Prior Art Reference Dates under 35 U.S.C. 102(e)

In Ariosa Diagnostics, Inc. v. Illumina, Inc. (Federal Circuit appeal no. 2016-2388, decided December 11, 2017; U.S. Supreme Court docket no. 18-109), Ariosa filed a petition for inter partes review (IPR) challenging the validity of Illumina’s U.S. Patent No. 7,955,794 (“the ‘794 patent”).  The earliest priority date of the ‘794 patent is September 21, 2000.  The PTAB instituted the IPR based upon a published patent application (known as the “Fan reference”) which claimed priority to U.S. provisional application no. 60/180,810 (“the ‘810 application) having a filing date of February 7, 2000, predating the priority date of the ‘794 patent.  The PTAB issued a final written decision in which it held that Ariosa had not met its burden to show that the Fan reference is prior art because Ariosa had not shown that the claims of the ‘794 patent were supported by the ‘810 application.  The PTAB relied upon the Federal Circuit’s recent decision in Dynamic Drinkware, LLC v. National Graphics, Inc., 800 F.3d 1375 (Fed. Cir. 2015), in which the Federal Circuit held that in determining a prior art reference date under 35 U.S.C. 102(e)(2), a patent is only entitled to claim the benefit of its provisional application filing date if the disclosure of the provisional provides adequate support for the claims in the patent.  Ariosa appealed the PTAB’s final written decision to the Federal Circuit, and the Federal Circuit affirmed the PTAB’s decision.  Also, in the interim, the Federal Circuit issued its opinion in Amgen Inc. v. Sanofi, 872 F.3d 1367 (Fed. Cir. 2017), which extended the Dynamic Drinkware decision to published patent applications.  Ariosa subsequently filed a petition for a writ of certiorari in the U.S. Supreme Court.  Ariosa is now asking the Supreme Court to consider whether a disclosure in a published patent application and an earlier priority application become prior art as of the priority application’s filing date, regardless of whether or not the priority application provides support for the claims of the published application.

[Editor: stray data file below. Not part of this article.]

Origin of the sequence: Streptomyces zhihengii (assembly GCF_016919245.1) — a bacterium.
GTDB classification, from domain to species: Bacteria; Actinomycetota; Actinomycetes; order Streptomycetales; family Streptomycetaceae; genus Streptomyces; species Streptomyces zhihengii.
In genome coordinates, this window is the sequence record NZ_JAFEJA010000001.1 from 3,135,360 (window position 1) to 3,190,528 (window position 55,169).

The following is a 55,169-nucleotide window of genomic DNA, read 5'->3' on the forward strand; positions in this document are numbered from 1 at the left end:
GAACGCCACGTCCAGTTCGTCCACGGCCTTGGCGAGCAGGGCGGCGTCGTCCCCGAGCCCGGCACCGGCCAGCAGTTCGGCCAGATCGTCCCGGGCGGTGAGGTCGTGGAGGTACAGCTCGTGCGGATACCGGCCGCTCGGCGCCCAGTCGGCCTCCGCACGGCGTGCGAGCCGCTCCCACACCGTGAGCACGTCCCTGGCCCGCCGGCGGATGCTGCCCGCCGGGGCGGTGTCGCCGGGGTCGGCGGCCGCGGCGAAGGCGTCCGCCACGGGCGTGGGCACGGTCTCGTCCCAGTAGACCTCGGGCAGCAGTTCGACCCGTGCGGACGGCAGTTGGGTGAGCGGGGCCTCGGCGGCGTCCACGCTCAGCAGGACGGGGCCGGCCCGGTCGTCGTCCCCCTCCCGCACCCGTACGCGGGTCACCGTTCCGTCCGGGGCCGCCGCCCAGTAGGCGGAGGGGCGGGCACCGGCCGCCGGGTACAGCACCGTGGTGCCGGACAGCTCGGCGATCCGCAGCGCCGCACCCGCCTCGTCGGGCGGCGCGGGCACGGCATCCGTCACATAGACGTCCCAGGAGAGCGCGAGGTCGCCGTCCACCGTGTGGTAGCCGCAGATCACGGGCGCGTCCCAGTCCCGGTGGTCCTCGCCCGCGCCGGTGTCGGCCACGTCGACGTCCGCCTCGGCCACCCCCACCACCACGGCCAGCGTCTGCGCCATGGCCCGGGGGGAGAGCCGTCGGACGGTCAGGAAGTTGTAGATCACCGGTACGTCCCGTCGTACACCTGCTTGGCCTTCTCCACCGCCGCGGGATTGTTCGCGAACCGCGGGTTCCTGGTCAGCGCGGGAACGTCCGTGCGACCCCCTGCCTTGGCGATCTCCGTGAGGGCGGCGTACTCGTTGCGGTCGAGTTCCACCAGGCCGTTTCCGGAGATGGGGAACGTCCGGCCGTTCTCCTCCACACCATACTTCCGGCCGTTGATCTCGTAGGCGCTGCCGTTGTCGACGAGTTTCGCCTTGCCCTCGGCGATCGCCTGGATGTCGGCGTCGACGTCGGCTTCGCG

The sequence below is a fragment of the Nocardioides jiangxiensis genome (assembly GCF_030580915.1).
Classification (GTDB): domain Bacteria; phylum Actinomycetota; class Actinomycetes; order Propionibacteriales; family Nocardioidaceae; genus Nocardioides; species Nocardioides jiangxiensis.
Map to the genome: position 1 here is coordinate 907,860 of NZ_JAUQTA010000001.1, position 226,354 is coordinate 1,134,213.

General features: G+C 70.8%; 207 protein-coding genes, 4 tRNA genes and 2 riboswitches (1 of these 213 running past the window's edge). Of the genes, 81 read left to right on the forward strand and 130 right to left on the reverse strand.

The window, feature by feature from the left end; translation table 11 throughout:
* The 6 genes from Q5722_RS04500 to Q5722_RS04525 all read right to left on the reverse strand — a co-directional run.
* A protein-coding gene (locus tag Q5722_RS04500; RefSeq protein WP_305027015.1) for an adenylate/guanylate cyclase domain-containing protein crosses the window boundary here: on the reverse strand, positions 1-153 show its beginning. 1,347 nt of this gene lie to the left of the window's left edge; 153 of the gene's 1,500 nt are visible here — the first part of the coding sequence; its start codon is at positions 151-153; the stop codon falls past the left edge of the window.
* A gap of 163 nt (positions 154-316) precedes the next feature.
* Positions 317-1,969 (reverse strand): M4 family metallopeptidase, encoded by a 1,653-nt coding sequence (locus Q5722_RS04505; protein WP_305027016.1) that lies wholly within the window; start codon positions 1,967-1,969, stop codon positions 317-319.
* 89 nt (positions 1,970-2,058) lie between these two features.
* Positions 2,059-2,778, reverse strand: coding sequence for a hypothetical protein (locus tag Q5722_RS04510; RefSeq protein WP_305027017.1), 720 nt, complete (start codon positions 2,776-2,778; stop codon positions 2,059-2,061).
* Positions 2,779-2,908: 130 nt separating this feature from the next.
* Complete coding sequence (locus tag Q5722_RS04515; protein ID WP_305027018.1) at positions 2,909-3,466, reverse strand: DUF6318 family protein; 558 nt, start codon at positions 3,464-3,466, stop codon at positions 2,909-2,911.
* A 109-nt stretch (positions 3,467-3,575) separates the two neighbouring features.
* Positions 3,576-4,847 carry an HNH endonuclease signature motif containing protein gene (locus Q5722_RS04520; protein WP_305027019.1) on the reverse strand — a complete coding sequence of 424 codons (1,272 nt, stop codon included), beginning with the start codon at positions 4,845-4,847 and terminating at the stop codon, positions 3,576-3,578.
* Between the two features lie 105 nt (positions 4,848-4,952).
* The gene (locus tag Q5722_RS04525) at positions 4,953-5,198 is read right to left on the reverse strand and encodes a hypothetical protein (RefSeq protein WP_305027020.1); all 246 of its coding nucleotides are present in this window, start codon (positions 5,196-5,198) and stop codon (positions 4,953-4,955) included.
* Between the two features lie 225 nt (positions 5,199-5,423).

A copy of the Ariosa Supreme Court petition may be accessed at https://www.supremecourt.gov/DocketPDF/18/18-109/53024/20180711205820215_18-xxxx%20-%20Ariosa%20Diagnostics%20Inc.%20v.%20Illumina%20Inc.%20-%20cert.%20petition.pdf.

The Limiting Effect of Subject Matter Described in Background

In Cave Consulting Group, LLC v. OptumInsight, Inc. (Federal Circuit appeal no. 2017-1060, decided March 21, 2018; U.S. Supreme Court docket no. 18-590), the Federal Circuit reversed the district court’s claim construction of the term “weighted episode of care statistics.”  Specifically, the Federal Circuit found that this disputed term included indirect standardization but did not include direct standardization because the disclosure of the invention only describes a method that employs indirect standardization, while the description of the prior art methods in the background section includes direct standardization.  Thus, the patent’s distinguishing its method that uses indirect standardization from the prior art methods that use direct standardization affirmatively limited the scope of the “weighted” feature of the invention to indirect standardization.  CCGroup subsequently filed a petition for a writ of certiorari in the U.S. Supreme Court.  CCGroup is now asking the Supreme Court to consider whether a court may construe a patent claim in a way that contradicts its plain and ordinary meaning by relying on statements in the specification that do not constitute a clear disavowal of subject matter.

A copy of the CCGroup decision may be accessed at http://www.cafc.uscourts.gov/sites/default/files/opinions-orders/17-1060.Opinion.3-20-2018.1.PDF, and a copy of the Supreme Court petition may be accessed at https://www.supremecourt.gov/DocketPDF/18/18-590/70853/20181102114930196_Cave%20Consulting%20v.%20Optuminsight%20Inc.%20Petition%20for%20Writ.pdf.